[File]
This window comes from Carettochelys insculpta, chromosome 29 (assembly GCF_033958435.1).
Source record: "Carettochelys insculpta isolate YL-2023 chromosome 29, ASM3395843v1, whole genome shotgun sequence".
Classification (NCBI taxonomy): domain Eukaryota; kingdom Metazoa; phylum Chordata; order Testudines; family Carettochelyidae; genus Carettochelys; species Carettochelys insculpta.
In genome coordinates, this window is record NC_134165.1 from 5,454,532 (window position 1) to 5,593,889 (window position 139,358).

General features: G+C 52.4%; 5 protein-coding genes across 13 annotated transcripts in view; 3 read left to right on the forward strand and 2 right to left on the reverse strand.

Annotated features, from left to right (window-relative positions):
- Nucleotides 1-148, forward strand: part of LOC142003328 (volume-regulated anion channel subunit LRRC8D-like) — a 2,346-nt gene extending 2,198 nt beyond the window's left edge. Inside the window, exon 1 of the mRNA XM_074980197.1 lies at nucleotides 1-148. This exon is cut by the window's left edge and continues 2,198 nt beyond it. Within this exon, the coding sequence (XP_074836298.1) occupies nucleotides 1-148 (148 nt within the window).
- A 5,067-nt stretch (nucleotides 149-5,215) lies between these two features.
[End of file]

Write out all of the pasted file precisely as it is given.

This window comes from Carettochelys insculpta, chromosome 29 (assembly GCF_033958435.1).
Source record: "Carettochelys insculpta isolate YL-2023 chromosome 29, ASM3395843v1, whole genome shotgun sequence".
Classification (NCBI taxonomy): domain Eukaryota; kingdom Metazoa; phylum Chordata; order Testudines; family Carettochelyidae; genus Carettochelys; species Carettochelys insculpta.
In genome coordinates, this window is record NC_134165.1 from 5,454,532 (window position 1) to 5,593,889 (window position 139,358).

General features: G+C 52.4%; 5 protein-coding genes across 13 annotated transcripts in view; 3 read left to right on the forward strand and 2 right to left on the reverse strand.

Annotated features, from left to right (window-relative positions):
- Nucleotides 1-148, forward strand: part of LOC142003328 (volume-regulated anion channel subunit LRRC8D-like) — a 2,346-nt gene extending 2,198 nt beyond the window's left edge. Inside the window, exon 1 of the mRNA XM_074980197.1 lies at nucleotides 1-148. This exon is cut by the window's left edge and continues 2,198 nt beyond it. Within this exon, the coding sequence (XP_074836298.1) occupies nucleotides 1-148 (148 nt within the window).
- A 5,067-nt stretch (nucleotides 149-5,215) lies between these two features.